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An Empirical evaluation of the responsiveness of the Australian economy to economic shocks

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posted on 2024-04-10, 02:13 authored by Zachary Thomas Reynolds

This thesis explores three distinct topics regarding the responsiveness of the Australian economy to economic shocks. Specifically, this thesis investigates the responsiveness of the Australian economy to global GDP shocks and global policy interest rate shocks, Australian monetary policy shocks, and to increases in Australian government expenditure. Understanding how the Australian economy responds to economic shocks is important as Australian policymakers are concerned with macroeconomic stability. 

The first paper in this thesis uses a block recursive structural VAR model to estimate the responsiveness of the Australian economy and relevant commodity prices to GDP shocks and policy interest rate shocks from the U.S. and from China. The estimates indicate that the Australian economy and commodity prices are more responsive to a GDP shock from the U.S. compared to a GDP shock from China. However, the responsiveness of the Australian economy to Chinese GDP shocks has increased substantially over time. The Australian economy is found to be more responsive to a Chinese policy interest rate shock compared to a U.S. policy interest rate shock although, unlike the U.S. policy interest rate shock, the Chinese policy interest rate shock is not consistent with a contractionary monetary policy shock. This is because the response of the Chinese price level to the Chinese policy interest rate shock is to increase (rather than decrease) which is evidence of a price puzzle. The U.S. policy interest rate shock leads to a decrease in commodity prices whilst the Chinese policy interest rate shock leads to an increase in commodity prices. 

The second paper in this thesis explores monetary policy shock identification for the Australian economy by using three distinct SVAR models. The first structural model is identified recursively. The second structural model is identified non-recursively by allowing for the contemporaneous interdependence between the cash rate and the real exchange rate but imposes zero restrictions on the contemporaneous responses of the cash rate to movements in the GDP level and the inflation rate. The third structural model allows for the contemporaneous interdependence between the cash rate and the real exchange rate but imposes a zero long-run restriction on the impact of the cash rate on the real exchange rate (a monetary neutrality restriction). The results in this paper indicate that, out of the three considered models, a contractionary monetary policy shock identified using the non-recursive model does not result in correctly specified contemporaneous coefficients in the structural equation for the cash rate even though there are no puzzles in the response to the cash rate shock. This is not the case for the model with the long-run restriction. In the model with the long-run restriction, while the contemporaneous coefficients in the structural equation for the cash rate have the correct sign, there are puzzles in the response to the cash rate shock.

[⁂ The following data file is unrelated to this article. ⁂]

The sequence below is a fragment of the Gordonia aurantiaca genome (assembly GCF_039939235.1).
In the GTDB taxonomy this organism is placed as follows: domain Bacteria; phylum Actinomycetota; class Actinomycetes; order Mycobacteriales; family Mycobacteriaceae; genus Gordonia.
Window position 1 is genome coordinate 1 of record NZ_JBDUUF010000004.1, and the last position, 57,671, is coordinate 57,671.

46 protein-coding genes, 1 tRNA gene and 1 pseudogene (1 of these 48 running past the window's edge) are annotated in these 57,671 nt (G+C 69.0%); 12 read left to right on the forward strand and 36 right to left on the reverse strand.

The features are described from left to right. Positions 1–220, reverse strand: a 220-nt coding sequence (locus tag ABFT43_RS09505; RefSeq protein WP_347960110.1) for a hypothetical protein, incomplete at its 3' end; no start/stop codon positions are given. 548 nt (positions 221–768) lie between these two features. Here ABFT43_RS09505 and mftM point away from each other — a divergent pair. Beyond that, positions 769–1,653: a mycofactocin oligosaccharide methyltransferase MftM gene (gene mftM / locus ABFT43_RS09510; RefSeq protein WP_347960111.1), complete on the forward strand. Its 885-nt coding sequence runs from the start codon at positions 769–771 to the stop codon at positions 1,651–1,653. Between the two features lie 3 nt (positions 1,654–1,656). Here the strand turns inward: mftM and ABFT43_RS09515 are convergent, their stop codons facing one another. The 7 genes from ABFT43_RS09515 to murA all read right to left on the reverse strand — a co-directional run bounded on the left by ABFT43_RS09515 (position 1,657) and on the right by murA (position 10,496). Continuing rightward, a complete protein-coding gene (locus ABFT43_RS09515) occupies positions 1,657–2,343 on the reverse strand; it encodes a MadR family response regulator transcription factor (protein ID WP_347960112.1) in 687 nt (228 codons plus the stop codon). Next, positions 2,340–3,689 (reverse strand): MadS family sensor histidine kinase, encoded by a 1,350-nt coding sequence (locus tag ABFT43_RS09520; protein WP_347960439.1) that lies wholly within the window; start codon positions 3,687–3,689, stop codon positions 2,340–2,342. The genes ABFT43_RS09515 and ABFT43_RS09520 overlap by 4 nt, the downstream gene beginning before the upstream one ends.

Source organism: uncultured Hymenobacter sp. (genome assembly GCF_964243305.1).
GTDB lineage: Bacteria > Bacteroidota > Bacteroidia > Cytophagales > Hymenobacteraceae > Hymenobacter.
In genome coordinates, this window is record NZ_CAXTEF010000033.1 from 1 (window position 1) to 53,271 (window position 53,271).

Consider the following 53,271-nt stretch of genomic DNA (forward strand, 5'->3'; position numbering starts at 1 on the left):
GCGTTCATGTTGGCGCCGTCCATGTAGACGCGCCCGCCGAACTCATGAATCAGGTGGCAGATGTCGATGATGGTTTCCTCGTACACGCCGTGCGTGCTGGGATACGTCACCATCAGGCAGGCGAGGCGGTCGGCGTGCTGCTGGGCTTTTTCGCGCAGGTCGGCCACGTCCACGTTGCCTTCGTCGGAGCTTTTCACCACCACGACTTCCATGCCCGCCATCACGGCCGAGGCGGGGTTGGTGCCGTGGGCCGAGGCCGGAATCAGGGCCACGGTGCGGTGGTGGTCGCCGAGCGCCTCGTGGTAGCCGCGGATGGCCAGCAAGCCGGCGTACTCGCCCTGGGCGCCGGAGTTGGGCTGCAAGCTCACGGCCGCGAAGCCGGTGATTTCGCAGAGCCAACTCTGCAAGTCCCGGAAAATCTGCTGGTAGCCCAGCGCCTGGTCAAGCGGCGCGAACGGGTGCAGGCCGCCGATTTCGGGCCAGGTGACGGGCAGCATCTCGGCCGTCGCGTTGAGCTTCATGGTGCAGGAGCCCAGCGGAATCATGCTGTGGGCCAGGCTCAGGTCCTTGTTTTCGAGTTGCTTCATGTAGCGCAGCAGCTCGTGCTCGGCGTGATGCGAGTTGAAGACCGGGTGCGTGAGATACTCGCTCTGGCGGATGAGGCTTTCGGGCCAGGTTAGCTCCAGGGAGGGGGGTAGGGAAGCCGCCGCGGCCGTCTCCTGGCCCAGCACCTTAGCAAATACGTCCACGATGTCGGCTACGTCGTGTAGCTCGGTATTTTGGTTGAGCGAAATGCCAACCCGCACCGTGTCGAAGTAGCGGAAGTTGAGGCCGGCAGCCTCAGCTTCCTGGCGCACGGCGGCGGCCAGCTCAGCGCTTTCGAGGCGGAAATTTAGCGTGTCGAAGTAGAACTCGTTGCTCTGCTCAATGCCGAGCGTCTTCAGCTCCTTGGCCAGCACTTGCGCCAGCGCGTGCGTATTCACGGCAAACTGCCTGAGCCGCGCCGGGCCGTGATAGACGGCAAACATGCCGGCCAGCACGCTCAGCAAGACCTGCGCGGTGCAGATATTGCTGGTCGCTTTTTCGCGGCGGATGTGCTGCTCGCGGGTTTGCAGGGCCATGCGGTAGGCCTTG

The third paper in this thesis provides insights into the effectiveness of government expenditure as a form of fiscal stimulus by estimating state-dependent government consumption and government investment multipliers. The sets of states that are considered are states of tight and loose monetary policy and states with and without economic slack. The results indicate that government consumption multipliers are largely invariant to the prevailing state of monetary policy but are different across states with and without economic slack. In contrast, the sizes of the government investment multipliers are found to be largely invariant across both sets of states (monetary policy states and states with and without economic slack). The results in this paper imply that the Australian government should utilise government consumption expenditure rather than government investment expenditure to stimulate GDP.

History

Table of Contents

1. Introduction -- 2. The Response of the Australian Economy, and Commodity Prices, to U.S. and Chinese Economic Shocks -- 3. Parametric Identification of Monetary Policy Shocks Using Structural VAR Models for Australia -- 4. State-Dependent Estimates of Government Consumption and Government Investment Multipliers for the Australian Economy -- 5. Conclusion

Awarding Institution

Macquarie University

Degree Type

Thesis PhD

Degree

Doctor of Philosophy

Department, Centre or School

Department of Economics

Year of Award

2023

Principal Supervisor

Lance Fisher

Additional Supervisor 1

Rohan Best

Rights

Copyright: The Author Copyright disclaimer: https://www.mq.edu.au/copyright-disclaimer

Language

English

Extent

162 pages

Former Identifiers

AMIS ID: 282553

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